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REPRESENTATIIVE
Senator, 22nd DIstrict
MTACAI’ITAL, REVIEW BOARD

11th
May 2017

Hon. Andrew Cuomo
Governor of NY State
NY State Capitol Building
Albany, N.Y. 12224

Dear Governor Cuomo:

I was pleased too recently learn of two modifications that are available for use on MTA buses,
which I believe, will improve the quality of New York City’s bus service.

Transit Signal Priority allows traffic signals to communicate with nearby buses to hold green
lights for a few extra seconds as a bus approaches an intersection. NYC DOT has largely
completed installing hardware for TSP on street signals citywide; the MTA has failed to
purchase the necessary software to operate TSP on city buses. The MTA should roll out TSP on
buses system-wide as soon as possible to increase bus speeds and improve on schedule service
times.

All — door boarding with electronic proof of payment significantly reduces bus stop “dwelling”
TIMES. As the MTA begins planning to replace the MetroCard, the agency should ensure that
all-door boarding with electronic proof of payment is expanded to all city buses.

These two low cost technical improvements can significantly increase the efficiency of bus
service. I urge you to encourage the MTA through your board appointments and leadership to
adopt Transit Signal Priority and Al Door Boarding in the months ahead.

Thanking you for your time, I remain

Sincerely,

Martini. Golden
Member of the Senate

C
May 18, 2017

The Honorable Andrew M. Cuomo
Governor of New York State
NY State Capitol Building
Albany, NY 12224

Dear Governor Cuomo,

We, the undersigned members of the State Senate, have identified an effort which you can
undertake at relatively low cost to quickly achieve significant results for over two million
constituents: improvements to New York City’s bus service.

The state of bus service in New York City is poor -- and worsening each year. Buses in New
York City have average speeds of seven miles an hour, and in more congested areas like
Midtown Manhattan, Downtown Brooklyn and Jamaica, Queens, they average a mere four miles
per hour. As a result, bus riders are forced to contend with frequently-delayed, unreliable buses
and long commutes. It does not have to be this way. Cities such as London and Seoul have
turned around their bus systems, improving bus speeds and reliability enough to make buses
competitive with other modes of travel. To address the problems slowing down NYC’s bus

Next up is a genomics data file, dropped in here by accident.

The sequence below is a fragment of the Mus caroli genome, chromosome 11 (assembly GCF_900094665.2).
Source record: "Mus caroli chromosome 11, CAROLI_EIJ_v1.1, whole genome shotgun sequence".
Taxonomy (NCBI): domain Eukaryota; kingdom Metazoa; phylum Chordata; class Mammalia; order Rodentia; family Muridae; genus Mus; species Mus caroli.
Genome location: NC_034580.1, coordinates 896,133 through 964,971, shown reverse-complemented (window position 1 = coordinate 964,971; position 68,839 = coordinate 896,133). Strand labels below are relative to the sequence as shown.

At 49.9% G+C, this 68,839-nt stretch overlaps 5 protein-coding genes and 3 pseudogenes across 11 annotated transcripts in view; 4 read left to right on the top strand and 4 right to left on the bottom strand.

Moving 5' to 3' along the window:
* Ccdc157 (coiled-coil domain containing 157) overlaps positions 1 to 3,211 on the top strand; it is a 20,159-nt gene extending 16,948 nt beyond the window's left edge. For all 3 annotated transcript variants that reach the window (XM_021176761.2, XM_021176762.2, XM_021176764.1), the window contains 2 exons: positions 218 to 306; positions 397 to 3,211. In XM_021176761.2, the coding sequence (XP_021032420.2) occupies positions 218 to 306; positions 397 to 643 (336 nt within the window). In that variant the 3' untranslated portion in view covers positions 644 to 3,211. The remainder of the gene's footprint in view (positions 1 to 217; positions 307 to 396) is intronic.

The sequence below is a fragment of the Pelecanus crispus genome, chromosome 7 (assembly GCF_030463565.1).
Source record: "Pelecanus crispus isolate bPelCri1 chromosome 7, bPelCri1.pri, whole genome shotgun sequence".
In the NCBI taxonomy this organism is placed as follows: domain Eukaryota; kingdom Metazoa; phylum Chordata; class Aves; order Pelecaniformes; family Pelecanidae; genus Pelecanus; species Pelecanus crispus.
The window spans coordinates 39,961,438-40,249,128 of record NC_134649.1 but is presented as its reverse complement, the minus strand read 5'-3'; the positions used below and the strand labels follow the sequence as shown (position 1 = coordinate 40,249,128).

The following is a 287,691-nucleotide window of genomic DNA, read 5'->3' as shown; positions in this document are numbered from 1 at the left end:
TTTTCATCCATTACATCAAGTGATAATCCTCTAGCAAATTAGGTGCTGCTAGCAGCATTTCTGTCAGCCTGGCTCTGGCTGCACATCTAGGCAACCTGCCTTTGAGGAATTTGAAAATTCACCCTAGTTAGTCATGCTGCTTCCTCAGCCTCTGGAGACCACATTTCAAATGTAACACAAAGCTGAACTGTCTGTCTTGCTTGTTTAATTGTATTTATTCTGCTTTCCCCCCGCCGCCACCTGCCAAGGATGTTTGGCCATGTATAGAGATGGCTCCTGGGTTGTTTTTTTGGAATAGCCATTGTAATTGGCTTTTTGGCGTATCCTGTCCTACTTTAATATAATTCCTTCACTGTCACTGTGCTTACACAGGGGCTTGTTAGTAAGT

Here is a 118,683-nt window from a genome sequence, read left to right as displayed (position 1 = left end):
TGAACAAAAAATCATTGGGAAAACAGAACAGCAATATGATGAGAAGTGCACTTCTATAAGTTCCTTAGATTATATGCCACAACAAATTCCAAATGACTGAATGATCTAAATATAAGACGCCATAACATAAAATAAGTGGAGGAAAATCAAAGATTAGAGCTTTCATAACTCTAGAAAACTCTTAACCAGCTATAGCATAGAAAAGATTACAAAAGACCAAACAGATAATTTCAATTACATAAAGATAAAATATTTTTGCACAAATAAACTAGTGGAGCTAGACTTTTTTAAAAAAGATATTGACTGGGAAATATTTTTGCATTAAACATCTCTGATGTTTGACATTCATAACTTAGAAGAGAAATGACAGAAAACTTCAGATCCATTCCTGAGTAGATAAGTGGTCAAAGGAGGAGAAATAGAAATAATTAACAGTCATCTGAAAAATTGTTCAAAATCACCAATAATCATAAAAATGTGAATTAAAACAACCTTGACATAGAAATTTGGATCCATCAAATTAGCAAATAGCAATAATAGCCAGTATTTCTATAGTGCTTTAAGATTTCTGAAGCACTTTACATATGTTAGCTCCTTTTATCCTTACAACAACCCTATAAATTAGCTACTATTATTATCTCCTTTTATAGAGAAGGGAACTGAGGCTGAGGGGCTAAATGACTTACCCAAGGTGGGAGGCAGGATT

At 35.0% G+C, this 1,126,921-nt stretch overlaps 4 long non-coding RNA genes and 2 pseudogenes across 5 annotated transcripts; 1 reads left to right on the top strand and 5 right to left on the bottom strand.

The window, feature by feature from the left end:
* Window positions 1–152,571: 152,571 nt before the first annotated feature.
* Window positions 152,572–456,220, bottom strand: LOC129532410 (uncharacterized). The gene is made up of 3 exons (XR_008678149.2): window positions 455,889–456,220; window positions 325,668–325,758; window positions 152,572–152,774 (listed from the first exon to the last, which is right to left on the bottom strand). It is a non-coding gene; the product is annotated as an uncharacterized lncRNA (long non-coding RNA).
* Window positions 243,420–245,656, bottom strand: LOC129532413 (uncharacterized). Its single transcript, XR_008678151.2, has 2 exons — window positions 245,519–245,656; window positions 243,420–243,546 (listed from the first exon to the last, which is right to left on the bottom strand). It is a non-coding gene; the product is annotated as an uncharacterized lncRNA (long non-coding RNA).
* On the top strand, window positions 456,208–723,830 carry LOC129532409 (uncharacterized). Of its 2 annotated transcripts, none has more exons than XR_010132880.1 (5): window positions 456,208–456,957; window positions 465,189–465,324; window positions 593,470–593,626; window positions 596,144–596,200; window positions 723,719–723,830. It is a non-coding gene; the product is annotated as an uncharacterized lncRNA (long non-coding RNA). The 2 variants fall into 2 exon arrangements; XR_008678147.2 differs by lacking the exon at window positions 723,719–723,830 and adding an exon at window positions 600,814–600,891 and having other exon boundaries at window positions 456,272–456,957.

riders, we request that you direct the MTA to immediately focus on implementing two low-cost
technological improvements, transit signal priority and all-door boarding technology, that can
produce a substantial improvement in bus service citywide.

Transit Signal Priority (TSP) allows traffic signals to communicate with nearby buses to hold
green lights for a few extra seconds as a bus approaches an intersection. In Chicago, CTA and
Pace buses saw a 15% reduction in travel times after TSP was deployed. While the NYC
Department of Transportation has largely completed installing necessary hardware for TSP on
street signals citywide, the MTA has failed to purchase the necessary software to operate TSP on
city buses. The MTA should roll out TSP on buses system-wide before the end of 2017 to
increase bus speeds.

Currently, buses spend an average of 22% of operating time at stops. All-door boarding with
electronic proof of payment significantly reduces this source of delay. This approach is used in
San Francisco and on New York’s SBS routes, where bus stop “dwell” times have dropped 36%.
As the MTA begins planning to replace the MetroCard, the agency should ensure that all-door
boarding with electronic proof of payment is expanded to all city buses.

Buses connect over two million New Yorkers to jobs, education, healthcare, and all the
opportunities the city has to offer. Unfortunately, unreliable service means New Yorkers who
primarily rely on buses are at a real disadvantage; at the same time, they are the New Yorkers
who need good public services the most: according to MTA NYCT data, bus riders are on
average older and earn lower incomes. In fact, 27% of transit riders who use only buses are
between 55 and 64 years of age, with a median household income of $39,600.

With the timely opening of the Second Avenue Subway, you have shown how your focus can